It’s a fantastic place. It’s unique in that it’s publicly funded by the state of North Carolina, and students get free tuition to attend. When I was a student here, I was lucky to be part of the FIRST robotic team. There were maybe three FIRST robotic teams in the state at the time.  

Now as a mentor, I’m able to contribute back to the school. The robotics team is no longer just NCSSM students—it’s students from the surrounding community. Here in Durham, North Carolina, there are a lot of really nice schools with engineering programs, and I’ve had a lot of interactions with the teachers who run the electrical engineering programs that they offer.  

But many of those programs are not advancing, I believe, because the departments don’t realize how much things have changed and how accessible some of this knowledge is now. Many of those courses are based on the 7400 series logic and a very basic kind of solderless breadboard wiring. It’s more circuit logic-based than actually designing something more purpose-built.


Now, many of these design technologies are browser-based and more accessible to students who have a Chromebook. Suddenly, their world starts to open up, particularly when you add simulation, and you can run your Arduino code from the same browser. It calls the LED to blink, reads the sensor, or whatever, through a simulated front end, and suddenly things get really approachable to students. Making a board doesn’t seem so cost-prohibitive because you can verify that everything’s going to work before you have it made.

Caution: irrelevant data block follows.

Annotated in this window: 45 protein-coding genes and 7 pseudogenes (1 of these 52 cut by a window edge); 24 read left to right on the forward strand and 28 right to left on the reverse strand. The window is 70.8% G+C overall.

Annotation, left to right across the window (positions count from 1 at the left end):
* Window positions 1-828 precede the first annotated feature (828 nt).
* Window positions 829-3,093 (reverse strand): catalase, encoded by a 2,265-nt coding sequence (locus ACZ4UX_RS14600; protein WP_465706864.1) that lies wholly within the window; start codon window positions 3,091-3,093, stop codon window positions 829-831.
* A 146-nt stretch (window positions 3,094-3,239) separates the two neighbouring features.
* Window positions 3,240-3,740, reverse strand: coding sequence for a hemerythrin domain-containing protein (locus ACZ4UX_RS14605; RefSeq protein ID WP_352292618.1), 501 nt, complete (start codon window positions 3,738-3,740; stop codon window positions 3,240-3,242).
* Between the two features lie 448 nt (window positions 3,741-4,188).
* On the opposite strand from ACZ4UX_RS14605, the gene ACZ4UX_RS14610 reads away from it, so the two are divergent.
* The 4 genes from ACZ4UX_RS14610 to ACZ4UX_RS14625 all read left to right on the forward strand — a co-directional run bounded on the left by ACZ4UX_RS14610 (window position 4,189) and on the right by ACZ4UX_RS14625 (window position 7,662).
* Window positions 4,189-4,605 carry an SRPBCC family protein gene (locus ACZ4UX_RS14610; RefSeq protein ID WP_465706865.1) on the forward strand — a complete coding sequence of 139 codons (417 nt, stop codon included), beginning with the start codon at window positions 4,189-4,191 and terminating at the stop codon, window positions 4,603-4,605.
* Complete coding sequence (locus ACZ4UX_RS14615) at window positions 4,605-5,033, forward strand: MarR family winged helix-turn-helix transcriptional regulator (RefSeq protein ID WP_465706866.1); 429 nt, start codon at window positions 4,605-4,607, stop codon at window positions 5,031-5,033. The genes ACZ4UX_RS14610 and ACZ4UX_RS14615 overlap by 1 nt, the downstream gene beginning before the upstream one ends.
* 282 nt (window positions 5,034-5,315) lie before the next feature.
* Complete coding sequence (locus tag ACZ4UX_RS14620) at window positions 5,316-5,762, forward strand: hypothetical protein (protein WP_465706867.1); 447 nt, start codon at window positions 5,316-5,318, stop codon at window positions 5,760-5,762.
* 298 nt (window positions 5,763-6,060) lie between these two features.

We’ve been designing custom PCBs now, in one form or another, since 2015. We were using Eagle and KiCAD and some other programs, but then Altium started sponsoring FRC teams, and we were able to play around with that. We were trying to solve the problem of putting together a PCB design by making it more plug-and-play. Much of what we’re doing is plugging in known blocks, so it’s a matter of connecting them in the right way. They were trying to simplify that, which made it approachable for students.  

We spent part of our season this year working on some additional software to leverage more “friendly” IMUs for sensor fusion work. We have a student who’s been working really hard on that. Unfortunately, we didn’t get to put it on a robot this year, but the work will carry forward. In fact, we started the process to do some layout for a small PCB for this IMU to actually sit on. For us, BGA soldering is not simple. It’s not impossible, but it’s not easy. One of the things we’re trying to do is create a carrier board that this part will sit on. It will effectively be a microcontroller of some type that ends up doing the control work to leverage that in our system, but we’re a bit unique in that regard.